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Launch of The Singapore Smart Industry Readiness Index

Launch of The Singapore Smart Industry Readiness Index

| All Industries

World’s first index to help companies embark on Industry 4.0 transformation


Singapore, November 13, 2017 – Singapore Economic Development Board (EDB), in partnership with global testing, inspection, certification and training company TÜV SÜD, launched a world-first tool – The Singapore Smart Industry Readiness Index – to help industrial companies harness the potential of Industry 4.0 in a systematic and comprehensive way.

(From left) Mr Lim Kok Kiang, Assistant Managing Director, EDB; Mr Chng Kai Fong, Managing Director, EDB; Dr Andreas Hauser, Director of Digital Services, TÜV SÜD; Mr Jackie Tan, Senior Consultant, TÜV SÜD at the launch of the Index in November 2017

The Index serves as a diagnostic tool that companies - across all industries and sizes - can use to better understand Industry 4.0 concepts, evaluate the current state of their facilities, architect a comprehensive transformation roadmap and deliver concrete, sustained value for their businesses.


EDB’s Assistant Managing Director Lim Kok Kiang said, “As part of our efforts to enhance the competitiveness of Singapore’s manufacturing sectors, the Index provides a common framework for all companies to participate in, and benefit from, Industry 4.0.”


He added, “Many companies often put technology first. With this Index, we put people and processes alongside technology, so that companies can maximise the potential of Industry 4.0.”


Prof Dr –Ing Axel Stepken, Chairman of the Board of Management, TÜV SÜD described the Index as a world-first for the industry.


“The Index gives clear orientation to manufacturers on what Industry 4.0 means and how they can initiate their transformation journey. It is a world’s first Industry 4.0 tool that is developed by the government for nation-wide transformation of industrial sectors. Strongly aligned with Industry 4.0 and other global manufacturing initiatives, it has the potential to be the global standard for the future of manufacturing,” he said.


The Index draws reference from the RAMI 4.0 framework1 and was validated by an advisory panel of 21 academic and industry experts. To strike a balance between technical rigour and usability, the Index was piloted with both small medium enterprises (SMEs) and multinational corporations (MNCs) in Singapore. The Index also received the support of Singapore Government agencies. (See Annex A for details of partners and the advisory panel)


Reference Architectural Model for Industry 4.0 (“RAMI 4.0”), which was developed by Plattform Industrie 4.0. Today, RAMI 4.0 has been formally acknowledged by key experts and renowned associations globally to be the reference architecture model as it embodies the key concepts and ethos of Industry 4.0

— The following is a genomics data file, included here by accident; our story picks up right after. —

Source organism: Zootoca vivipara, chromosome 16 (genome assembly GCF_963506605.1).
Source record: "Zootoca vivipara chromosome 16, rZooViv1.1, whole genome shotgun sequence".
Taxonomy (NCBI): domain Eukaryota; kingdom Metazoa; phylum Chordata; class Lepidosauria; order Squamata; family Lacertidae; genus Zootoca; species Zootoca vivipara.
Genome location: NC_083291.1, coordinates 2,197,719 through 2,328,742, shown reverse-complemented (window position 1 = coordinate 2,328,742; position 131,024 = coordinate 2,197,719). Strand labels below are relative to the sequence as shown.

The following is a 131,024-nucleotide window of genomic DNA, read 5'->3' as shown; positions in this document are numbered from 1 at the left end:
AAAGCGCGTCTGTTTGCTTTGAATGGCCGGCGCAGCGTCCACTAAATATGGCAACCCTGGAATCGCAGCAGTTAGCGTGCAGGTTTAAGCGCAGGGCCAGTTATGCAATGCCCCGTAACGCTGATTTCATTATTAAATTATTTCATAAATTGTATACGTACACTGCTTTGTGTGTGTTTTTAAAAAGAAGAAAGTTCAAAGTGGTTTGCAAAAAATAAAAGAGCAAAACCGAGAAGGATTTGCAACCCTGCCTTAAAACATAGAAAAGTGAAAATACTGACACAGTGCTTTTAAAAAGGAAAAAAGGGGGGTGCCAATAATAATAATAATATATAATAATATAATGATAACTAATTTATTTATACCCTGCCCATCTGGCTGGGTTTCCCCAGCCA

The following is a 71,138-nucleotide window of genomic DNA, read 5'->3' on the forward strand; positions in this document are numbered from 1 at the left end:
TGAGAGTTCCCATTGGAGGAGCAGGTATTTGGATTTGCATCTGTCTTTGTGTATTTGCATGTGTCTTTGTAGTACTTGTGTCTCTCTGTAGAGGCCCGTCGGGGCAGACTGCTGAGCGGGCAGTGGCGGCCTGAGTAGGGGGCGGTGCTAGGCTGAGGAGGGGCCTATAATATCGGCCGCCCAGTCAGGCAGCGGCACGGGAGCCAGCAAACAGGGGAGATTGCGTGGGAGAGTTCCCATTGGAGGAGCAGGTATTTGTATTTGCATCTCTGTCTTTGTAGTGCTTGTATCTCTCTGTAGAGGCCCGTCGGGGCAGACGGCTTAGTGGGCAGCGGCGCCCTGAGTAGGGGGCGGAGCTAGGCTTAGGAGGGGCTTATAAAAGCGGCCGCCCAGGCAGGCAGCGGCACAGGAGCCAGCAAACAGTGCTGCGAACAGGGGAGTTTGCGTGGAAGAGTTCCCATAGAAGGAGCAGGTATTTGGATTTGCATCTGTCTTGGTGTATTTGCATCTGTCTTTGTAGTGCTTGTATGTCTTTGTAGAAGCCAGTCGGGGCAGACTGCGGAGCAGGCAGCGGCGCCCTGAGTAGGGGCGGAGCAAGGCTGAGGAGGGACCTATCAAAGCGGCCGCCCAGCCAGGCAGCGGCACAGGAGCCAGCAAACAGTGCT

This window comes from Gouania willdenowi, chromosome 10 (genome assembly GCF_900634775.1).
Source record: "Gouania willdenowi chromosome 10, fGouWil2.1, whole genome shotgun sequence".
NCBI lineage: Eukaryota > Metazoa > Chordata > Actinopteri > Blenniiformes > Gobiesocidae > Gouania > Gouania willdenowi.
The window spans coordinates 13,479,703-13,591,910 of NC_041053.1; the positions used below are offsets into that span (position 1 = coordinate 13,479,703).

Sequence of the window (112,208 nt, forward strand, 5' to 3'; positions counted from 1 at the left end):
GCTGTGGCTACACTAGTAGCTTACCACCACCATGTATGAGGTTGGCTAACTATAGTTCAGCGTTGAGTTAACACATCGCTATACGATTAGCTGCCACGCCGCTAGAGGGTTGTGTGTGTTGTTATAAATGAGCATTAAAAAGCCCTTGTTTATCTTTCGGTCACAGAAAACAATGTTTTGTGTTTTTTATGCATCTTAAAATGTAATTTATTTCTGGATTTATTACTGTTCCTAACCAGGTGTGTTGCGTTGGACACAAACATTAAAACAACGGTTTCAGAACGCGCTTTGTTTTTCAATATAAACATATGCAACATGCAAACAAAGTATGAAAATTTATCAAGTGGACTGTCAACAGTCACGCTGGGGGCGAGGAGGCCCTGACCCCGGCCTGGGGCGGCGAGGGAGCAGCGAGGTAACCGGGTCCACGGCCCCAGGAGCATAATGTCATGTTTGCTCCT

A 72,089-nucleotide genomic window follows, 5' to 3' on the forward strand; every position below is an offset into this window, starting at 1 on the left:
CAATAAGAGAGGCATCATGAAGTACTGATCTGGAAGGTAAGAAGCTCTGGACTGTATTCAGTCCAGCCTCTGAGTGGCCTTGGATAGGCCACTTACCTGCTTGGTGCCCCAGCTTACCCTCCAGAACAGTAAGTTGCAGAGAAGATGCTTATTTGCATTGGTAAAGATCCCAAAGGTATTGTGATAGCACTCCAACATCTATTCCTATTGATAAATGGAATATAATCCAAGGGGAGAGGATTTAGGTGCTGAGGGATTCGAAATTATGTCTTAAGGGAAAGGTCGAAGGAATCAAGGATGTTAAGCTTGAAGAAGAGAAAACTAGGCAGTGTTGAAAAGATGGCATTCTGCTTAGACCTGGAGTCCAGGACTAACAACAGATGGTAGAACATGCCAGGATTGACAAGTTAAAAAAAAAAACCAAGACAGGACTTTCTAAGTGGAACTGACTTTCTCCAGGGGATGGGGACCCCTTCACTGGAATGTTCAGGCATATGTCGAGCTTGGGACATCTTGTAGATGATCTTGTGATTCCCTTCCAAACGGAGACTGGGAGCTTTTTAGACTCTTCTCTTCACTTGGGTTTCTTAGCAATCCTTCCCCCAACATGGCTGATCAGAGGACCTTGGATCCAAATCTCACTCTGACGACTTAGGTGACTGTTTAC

“While the term Industry 4.0 was created several years ago, many manufacturing companies, particularly SMEs, remain unfamiliar with it,” said Mr Desmond Goh, Director of food manufacturing SME, People Bee Hoon, “This Index is an intuitive and realistic reference framework which is useful for all industrial companies, both big and small, to not only learn these new concepts but also to apply them to our facilities.”


The Index: ensuring no aspects are overlooked 

The Index comprises three layers. At the top are the 3 fundamental building blocks of Industry 4.0: Process, Technology and Organization. Underpinning these building blocks are 8 pillars of focus. These pillars then map onto 16 dimensions of assessment, which represent the key components that any organisation must consider.


For each of the 16 dimensions, the Index provides an assessment matrix which companies can use to evaluate their current processes, systems, and structures within one to two days. The assessment matrix also doubles as a step-by-step improvement guide, as each dimension provides intermediate steps needed for companies to progress.


To Mr Yeoh Pit Wee, Director for Manufacturing Operations, Rockwell Automation, the Index helps companies perform a comprehensive evaluation of their facilities.


“Often, companies tend to focus excessively on shop floor automation and under-invest in equally important areas such as process design and workforce competency. The Index serves as a useful counter-check to ensure that no dimensions are overlooked, in order to capture maximum value from any Industry 4.0 initiatives,” he said.


Mr Hashim Baba, Plant Manager, Becton Dickinson Singapore added, “The Index allows our manufacturing team to take stock of what we are doing well and where we can do better. This forms a good basis to build a shared Industry 4.0 vision and strategy, enabling us to take decisive action in initiating a multi-year transformation journey.”

Annex A
- 13 October 2017

The Singapore Smart Industry Readiness Index